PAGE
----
At the re-launch of its Labs unit last week, HP spent the least amount of time on HP IdeaLab, although it will be the new face of HP Labs to developers and the general public.
HP intends the group to offer a peek at the company's early-stage developments. Software projects under development will be posted in an early but workable state, allowing the public to see them long before the products are released -- enabling them to provide feedback.
IdeaLab made its debut with a number of projects, such as: mscapes, which delivers digital content like games, stories and tours based on a mobile user's location; Interactive Relighting, a way of capturing and viewing 3-D images; CloudPrint Internet printing; BookPrep, which enables users to read and purchase out-of-print books on demand; Snapfish Lab, a series of imaging tools; and Color, an online color thesaurus offering names, synonyms and antonyms.
"If you wanted to get a good picture of the innovative things HP was doing, there wasn't any single place to go," he told InternetNews.com. "So they motivation was to create a place where people could go and see what's up with HP from an innovation perspective."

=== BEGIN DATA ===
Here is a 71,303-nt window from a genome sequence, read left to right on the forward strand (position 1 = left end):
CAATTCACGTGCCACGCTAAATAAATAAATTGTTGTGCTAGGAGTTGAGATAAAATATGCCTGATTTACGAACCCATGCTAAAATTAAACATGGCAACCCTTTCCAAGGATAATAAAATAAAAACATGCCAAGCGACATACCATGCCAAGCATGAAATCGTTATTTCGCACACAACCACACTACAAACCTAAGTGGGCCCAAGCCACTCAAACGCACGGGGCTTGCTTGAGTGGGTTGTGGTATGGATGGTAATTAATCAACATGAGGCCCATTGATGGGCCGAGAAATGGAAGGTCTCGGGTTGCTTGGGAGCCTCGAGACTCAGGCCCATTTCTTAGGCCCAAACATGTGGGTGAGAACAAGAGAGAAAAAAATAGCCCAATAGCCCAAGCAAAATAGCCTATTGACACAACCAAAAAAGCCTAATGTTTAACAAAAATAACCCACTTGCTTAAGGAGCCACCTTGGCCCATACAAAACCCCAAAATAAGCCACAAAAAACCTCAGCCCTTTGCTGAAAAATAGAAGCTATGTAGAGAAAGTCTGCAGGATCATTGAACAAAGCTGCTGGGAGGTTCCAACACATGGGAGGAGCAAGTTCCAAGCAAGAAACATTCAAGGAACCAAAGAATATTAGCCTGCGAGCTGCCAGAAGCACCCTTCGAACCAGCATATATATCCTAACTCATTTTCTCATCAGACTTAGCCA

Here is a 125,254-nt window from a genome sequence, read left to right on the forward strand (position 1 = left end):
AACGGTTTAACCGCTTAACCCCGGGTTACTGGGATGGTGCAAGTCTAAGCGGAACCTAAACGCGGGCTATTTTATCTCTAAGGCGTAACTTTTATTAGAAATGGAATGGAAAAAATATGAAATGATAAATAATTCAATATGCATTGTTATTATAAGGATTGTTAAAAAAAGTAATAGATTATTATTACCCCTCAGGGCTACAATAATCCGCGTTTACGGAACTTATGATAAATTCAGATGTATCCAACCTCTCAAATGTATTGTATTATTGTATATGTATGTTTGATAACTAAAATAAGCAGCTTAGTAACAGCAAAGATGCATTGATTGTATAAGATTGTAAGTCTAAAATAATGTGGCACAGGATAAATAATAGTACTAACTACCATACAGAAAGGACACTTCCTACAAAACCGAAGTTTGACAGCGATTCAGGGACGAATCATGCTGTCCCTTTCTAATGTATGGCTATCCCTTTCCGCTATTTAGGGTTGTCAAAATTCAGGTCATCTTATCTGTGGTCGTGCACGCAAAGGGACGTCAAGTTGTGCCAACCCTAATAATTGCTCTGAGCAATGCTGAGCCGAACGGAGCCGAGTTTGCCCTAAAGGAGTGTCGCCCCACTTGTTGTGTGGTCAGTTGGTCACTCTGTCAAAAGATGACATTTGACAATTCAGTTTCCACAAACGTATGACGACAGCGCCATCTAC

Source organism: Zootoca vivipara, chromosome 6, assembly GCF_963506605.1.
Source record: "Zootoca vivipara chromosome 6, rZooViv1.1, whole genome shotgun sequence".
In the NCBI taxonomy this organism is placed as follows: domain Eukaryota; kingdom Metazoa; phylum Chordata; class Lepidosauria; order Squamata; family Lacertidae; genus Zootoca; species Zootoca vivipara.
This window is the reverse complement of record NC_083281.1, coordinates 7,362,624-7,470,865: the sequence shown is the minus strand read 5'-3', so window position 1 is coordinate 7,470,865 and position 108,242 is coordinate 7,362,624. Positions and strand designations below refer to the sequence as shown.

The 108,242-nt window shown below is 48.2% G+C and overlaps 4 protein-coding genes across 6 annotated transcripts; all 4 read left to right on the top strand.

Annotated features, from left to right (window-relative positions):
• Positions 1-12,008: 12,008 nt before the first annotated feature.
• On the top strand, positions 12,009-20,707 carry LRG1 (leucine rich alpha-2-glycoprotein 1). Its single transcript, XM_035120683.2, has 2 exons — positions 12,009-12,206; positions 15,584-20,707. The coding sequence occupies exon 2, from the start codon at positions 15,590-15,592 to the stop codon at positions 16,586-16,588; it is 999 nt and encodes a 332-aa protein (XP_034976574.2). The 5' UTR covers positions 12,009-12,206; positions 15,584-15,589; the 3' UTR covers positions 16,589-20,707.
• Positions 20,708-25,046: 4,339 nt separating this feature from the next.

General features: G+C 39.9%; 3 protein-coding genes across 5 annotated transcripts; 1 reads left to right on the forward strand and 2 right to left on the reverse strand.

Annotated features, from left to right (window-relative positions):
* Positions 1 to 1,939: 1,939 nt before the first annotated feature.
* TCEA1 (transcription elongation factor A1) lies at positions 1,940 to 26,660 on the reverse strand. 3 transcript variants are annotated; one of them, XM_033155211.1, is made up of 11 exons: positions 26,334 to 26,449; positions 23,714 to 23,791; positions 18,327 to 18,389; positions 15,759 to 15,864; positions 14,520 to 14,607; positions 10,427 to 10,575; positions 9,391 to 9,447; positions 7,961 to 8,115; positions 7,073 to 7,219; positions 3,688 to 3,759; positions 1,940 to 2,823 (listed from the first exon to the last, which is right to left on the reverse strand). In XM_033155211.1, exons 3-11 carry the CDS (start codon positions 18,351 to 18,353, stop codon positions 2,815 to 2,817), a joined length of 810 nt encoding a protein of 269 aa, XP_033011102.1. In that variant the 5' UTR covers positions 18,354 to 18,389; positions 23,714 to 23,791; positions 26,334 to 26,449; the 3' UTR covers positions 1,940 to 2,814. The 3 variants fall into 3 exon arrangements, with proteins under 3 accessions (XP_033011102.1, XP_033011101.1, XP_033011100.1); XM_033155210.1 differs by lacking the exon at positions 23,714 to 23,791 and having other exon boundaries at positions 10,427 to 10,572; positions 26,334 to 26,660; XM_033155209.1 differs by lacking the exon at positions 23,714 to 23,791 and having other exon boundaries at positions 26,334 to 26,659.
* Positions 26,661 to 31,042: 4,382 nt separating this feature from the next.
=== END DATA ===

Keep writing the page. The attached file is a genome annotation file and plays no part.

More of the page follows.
The goals here at HP IdeaLab are two-fold: increase awareness of HP projects and gather feedback.
In particular, the move aims to improve HP's public perception when it comes to the enterprise software space. IDC ranks the company as the sixth-largest software company in the world, but the company's name hardly leaps to mine when thinking about enterprise software as readily as companies like IBM, Oracle, Microsoft and Adobe.
"We are increasing the role software plays in our businesses and the part we play to our shareholders," Daniels said. "We have a $3.6 billion R$D budget. That's a lot of money and our focus on that R&D spending is significantly around innovation that adds value to our customers."
Despite the effort to solicit and incorporate feedback from the outside community, Daniels added that IdeaLabs is not an open source effort.